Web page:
Regretful Remark Proves Silence Can Be Golden

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By Leonard Shapiro
Special to washingtonpost.com
Tuesday, January 15, 2008; 1:16 PM

A long-time on-air reporter at a major American television network I've known for years likes to tell people there are two kinds of broadcasters -- those who already regret having said something really stupid on the air and those who know full well that sooner or later, they almost certainly will say something stupid on the air.

In live broadcasts on radio or television, it's almost inevitable. And sooner came two weeks ago for Kelly Tilghman, the pioneering woman who calls the play-by-play on PGA Tour tournaments for The Golf Channel, now starting her second season in that role as the tour's almost weekly voice.

During a seemingly light-hearted discussion during the second round of the season-opening Mercedes Championships in Hawaii, Tilghman and analyst Nick Faldo were talking about Tiger Woods' domination of the sport and how younger players might be able to catch up with his immense skills.

And then, out of the clear blue Hawaiian sky, it got ugly.

Faldo began by saying that players should "gang up" on Woods "for a while," to which Tilghman, in a brain-dead moment she'll no doubt regret the rest of her life, chimed in by saying the best way to stop Woods would be to "lynch him in a back alley."

I did not hear the exchange first hand, but my esteemed colleague, sports broadcasting critic Richard Sandomir of the N.Y. Times, wrote last week that "sadly, her remark made both her and Faldo giggle."

But this clearly was no laughing matter, as Tilghman surely must have known as soon as she got off the air. Tilghman considers Woods a friend and frequently communicates with him via text message and cell phone, and almost immediately, she contacted the player's agent, Mark Steinberg, and apologized. She also did the same in a conversation the next day with Woods, though strangely, she never mentioned the incident in the Saturday broadcast, waiting to apologize for the first time on the air on Sunday.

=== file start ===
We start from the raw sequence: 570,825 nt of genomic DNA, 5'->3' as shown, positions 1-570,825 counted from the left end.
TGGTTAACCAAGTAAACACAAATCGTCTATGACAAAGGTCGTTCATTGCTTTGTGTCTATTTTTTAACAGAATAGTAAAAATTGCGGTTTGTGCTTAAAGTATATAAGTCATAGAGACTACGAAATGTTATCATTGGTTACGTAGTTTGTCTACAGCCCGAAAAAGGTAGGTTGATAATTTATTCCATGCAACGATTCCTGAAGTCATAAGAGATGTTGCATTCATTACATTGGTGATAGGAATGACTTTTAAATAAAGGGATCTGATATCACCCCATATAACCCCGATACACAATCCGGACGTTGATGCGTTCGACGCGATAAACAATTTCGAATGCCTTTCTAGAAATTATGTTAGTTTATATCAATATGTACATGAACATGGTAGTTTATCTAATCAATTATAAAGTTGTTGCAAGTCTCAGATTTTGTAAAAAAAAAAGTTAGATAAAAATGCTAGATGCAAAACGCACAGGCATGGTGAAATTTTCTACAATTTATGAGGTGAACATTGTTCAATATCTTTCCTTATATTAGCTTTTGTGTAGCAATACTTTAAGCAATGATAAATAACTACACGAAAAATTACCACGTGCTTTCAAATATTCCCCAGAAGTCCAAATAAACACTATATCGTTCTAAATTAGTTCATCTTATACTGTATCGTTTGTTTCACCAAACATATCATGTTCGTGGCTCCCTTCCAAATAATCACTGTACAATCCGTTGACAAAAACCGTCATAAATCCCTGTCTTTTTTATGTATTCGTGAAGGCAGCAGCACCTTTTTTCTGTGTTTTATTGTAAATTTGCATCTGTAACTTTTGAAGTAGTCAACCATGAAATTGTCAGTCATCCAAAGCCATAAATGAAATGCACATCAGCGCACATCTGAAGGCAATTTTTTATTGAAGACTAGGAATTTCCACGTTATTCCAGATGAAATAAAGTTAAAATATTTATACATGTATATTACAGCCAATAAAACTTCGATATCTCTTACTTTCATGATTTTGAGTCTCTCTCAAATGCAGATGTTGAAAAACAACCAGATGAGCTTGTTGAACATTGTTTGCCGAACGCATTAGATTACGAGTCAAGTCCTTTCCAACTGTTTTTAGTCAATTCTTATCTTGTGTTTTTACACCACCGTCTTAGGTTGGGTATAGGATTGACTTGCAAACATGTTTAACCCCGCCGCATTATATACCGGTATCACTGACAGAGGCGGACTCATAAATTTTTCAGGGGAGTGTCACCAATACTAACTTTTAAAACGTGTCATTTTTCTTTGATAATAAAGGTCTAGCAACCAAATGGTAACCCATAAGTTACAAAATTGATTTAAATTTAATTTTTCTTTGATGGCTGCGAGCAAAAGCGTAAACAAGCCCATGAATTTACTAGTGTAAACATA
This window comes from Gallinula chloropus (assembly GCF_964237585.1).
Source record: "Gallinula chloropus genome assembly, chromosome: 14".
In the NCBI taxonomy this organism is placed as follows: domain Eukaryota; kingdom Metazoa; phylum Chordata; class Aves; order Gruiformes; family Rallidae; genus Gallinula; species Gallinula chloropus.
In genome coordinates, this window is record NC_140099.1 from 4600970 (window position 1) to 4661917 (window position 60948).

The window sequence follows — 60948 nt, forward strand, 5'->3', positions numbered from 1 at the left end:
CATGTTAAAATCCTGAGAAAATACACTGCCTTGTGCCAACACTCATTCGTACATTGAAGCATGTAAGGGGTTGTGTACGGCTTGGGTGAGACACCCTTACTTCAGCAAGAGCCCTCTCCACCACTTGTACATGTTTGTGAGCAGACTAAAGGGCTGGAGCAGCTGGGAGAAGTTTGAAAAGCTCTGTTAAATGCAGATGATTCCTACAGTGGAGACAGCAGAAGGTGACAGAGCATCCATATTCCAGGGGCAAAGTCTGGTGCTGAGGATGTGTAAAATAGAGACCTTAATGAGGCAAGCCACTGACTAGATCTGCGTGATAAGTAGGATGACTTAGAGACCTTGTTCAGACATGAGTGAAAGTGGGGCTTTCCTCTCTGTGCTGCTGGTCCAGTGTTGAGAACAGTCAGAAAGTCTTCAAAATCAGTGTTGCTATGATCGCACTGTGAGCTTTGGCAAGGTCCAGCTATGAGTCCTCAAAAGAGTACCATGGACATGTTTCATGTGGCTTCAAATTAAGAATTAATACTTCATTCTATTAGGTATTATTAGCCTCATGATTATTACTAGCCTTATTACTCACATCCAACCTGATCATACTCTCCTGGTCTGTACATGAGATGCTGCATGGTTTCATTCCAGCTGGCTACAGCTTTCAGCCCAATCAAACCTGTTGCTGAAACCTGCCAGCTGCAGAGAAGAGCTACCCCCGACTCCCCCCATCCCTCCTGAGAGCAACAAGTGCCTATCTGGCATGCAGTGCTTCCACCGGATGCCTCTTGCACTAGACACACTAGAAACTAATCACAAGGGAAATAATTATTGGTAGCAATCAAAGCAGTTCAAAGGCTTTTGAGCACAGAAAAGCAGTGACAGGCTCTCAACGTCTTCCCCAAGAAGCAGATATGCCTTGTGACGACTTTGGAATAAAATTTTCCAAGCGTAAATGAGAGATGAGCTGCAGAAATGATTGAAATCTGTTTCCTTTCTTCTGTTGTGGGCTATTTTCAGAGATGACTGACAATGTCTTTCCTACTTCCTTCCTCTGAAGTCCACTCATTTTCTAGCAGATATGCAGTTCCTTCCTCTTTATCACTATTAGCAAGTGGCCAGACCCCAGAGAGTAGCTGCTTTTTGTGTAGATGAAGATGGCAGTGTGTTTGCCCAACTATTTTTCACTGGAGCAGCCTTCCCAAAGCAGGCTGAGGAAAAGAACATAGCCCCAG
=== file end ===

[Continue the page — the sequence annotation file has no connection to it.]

"This story is a non-issue," Steinberg said in a statement. "Tiger and Kelly are friends and Tiger has a great deal of respect for Kelly. Regardless of the choice of words used, we know unequivocally that there was no ill intent in her comments. The story is a non-issue in our eyes. Case closed."

Not really.

Almost immediately her remark was first reported by Newsday, the Long Island newspaper, there was, as usual, the obligatory knee-jerk bluster from the Rev. Al Sharpton, demanding that Tilghman immediately be fired.

Funny how times change. Just 14 months ago, when former ESPN pro football analyst Michael Irvin said on ESPN Radio that Dallas quarterback Tony Romo's speed and athletic skills must have have been due to some African-American DNA in his system, perhaps from a great-great-great grandmother's long ago tryst with "slave brothers," not a peep was heard from Sharpton.

Incredibly, ESPN never suspended Irvin for his revolting remarks, but properly did not renew his contract at the end of the year, essentially firing him. Though the network never said so publicly, his ill-advised and yes, racist comments on Romo clearly were a major reason why.


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